Throughout ‘reform’ debate, US ‘immigration’ has changed


In 2001, when George W. Bush came to power in the United States, three factors — his record as a Texas governor, the strong relationship that he had developed with his conservative Mexican counterpart, Vicente Fox, and his hope to make the Republican Party more attractive to US-based Latino voters — meant that immigration reform was suddenly back on the agenda for the first time since 1986.USflag

Three US presidential elections, two Mexican presidential administrations and a 2001 terrorist attack and a 2008 financial crisis later, Bush’s successor, Democratic president Barack Obama, will take a leap toward immigration reform today through executive action, pushing as far to the line as possible without exceeding his authority vis-à-vis the US Congress.

Obama will announce today a plan that will de-emphasize the deportation of undocumented immigrants to the United States who have lived in the United States for at least five years, and he will do so with a prime-time Thursday night speech and a campaign-style rollout in Las Vegas on Friday:

Up to four million undocumented immigrants who have lived in the United States for at least five years can apply for a program that protects them from deportation and allows those with no criminal record to work legally in the country, President Obama is to announce on Thursday, according to people briefed on his plans.

An additional one million people will get protection from deportation through other parts of the president’s plan to overhaul the nation’s immigration enforcement system, including the expansion of an existing program for “Dreamers,” young immigrants who came to the United States as children. There will no longer be a limit on the age of the people who qualify.

But farm workers will not receive specific protection from deportation, nor will the Dreamers’ parents. And none of the five million immigrants over all who will be given new legal protections will get government subsidies for health care under the Affordable Care Act.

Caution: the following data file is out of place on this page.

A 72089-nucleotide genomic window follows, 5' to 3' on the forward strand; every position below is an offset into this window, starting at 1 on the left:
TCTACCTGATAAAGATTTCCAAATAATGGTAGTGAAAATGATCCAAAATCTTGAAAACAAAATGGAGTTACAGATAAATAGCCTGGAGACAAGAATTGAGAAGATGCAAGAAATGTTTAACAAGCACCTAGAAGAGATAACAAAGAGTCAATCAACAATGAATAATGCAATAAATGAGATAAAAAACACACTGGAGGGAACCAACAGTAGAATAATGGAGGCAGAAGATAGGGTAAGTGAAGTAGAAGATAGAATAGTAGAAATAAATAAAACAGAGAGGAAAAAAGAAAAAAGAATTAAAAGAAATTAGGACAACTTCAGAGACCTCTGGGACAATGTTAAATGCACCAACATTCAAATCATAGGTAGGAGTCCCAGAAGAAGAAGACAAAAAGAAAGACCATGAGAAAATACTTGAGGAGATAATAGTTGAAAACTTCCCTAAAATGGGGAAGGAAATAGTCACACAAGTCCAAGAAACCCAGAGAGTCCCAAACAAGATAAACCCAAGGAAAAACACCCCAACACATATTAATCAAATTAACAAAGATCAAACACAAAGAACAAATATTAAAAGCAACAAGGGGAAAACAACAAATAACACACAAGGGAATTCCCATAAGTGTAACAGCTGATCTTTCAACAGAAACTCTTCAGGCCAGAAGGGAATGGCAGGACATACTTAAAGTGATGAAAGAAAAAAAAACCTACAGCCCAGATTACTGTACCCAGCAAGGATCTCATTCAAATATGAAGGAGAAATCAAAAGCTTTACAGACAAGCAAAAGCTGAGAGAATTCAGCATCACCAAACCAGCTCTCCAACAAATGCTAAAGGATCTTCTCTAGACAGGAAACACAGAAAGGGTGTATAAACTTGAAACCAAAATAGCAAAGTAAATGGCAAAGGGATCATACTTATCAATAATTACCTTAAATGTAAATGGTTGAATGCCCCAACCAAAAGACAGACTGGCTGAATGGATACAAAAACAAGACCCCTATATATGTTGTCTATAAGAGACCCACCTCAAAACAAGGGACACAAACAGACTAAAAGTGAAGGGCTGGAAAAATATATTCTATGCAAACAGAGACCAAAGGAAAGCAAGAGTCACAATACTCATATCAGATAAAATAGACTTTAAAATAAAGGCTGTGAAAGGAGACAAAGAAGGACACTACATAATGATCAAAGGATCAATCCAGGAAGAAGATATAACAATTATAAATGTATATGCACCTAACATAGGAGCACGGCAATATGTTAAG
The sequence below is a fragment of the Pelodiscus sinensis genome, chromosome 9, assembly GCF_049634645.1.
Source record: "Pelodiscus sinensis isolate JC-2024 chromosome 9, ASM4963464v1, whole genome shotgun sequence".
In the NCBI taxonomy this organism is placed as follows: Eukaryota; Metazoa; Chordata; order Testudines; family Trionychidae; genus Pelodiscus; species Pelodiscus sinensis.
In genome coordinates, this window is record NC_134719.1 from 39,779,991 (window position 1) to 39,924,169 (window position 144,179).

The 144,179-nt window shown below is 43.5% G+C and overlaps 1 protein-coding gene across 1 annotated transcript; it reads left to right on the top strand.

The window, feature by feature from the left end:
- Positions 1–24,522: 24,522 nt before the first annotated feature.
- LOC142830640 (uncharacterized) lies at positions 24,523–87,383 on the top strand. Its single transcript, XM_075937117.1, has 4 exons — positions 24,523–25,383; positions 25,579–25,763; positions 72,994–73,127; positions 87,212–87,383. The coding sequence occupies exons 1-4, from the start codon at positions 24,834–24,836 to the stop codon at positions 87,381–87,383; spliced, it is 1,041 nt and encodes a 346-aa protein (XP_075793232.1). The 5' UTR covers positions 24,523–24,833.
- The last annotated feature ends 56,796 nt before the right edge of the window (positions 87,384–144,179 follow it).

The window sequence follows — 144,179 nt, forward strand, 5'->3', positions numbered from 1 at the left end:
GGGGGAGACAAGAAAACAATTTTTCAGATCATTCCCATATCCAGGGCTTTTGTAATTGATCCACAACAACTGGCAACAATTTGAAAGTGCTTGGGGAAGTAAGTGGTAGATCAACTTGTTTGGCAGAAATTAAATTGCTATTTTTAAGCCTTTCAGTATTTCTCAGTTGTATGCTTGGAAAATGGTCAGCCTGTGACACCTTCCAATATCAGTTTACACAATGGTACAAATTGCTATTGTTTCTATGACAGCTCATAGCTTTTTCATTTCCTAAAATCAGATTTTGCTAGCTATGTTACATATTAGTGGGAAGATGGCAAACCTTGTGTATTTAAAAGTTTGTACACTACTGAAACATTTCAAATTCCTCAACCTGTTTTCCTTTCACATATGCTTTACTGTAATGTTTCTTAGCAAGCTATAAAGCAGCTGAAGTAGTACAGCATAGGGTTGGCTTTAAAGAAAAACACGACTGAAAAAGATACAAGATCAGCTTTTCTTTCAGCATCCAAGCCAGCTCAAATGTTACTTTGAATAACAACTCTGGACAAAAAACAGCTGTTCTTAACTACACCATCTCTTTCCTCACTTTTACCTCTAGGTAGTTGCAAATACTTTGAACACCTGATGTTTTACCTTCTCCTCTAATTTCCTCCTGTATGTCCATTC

It’s a strong first step toward reforms that both Republican and Democratic politicians have attempted (unsuccessfully) to pass through the US Congress since the Bush administration. Obama’s action could affect between 4 to 5 million of the currently 11.4 million undocumented immigrants in the United States today.

Why now? And why without Congress?

A pro-reform Republican president couldn’t pass a bill with either a Republican-led Congress (from 2005 to 2007) or a Democratic-led Congress (from 2007 to 2009). Nor has a pro-reform Democratic president passed a bill with either a Democratic-led Congress (2009 to 2011) or, currently, with a Republican House. Obama’s action indicates that he doesn’t believe that the switch to a fully Republican-led Congress will make much different. Despite howling from the Republican opposition about the ‘monarchial‘ nature of Obama’s executive action

While Washington debated immigration for over a decade, the nature of immigration in the United States has changed dramatically. Even if the basics of ‘reform’ today still look and feel like they did in 2001 or 2005 or 2008, the world has changed, and the nature of immigration to the United States has changed with it.

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For example, in 2013, more Asians migrated to the United States than Latin Americans, part of a new wave of immigration from an even more diverse array of cultures, languages and backgrounds that’s rising. In 2008-09, as the global financial crisis sent the United States into its worst recession in decades, net migration from Mexico actually decreased, reflecting a larger trend that began in the mid-2000s.

In the media, within policy circles and inside both political camps, immigration reform is still rooted far too much in terms of ‘Mexican’ or ‘Latin American’ migration. Remember the brouhaha earlier in the summer about unaccompanied minors? Or the endless discussion, mostly among US conservatives, about the need to strengthen border security?

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RELATED: Unaccompanied minors?
Blame a century of US-Central American policy.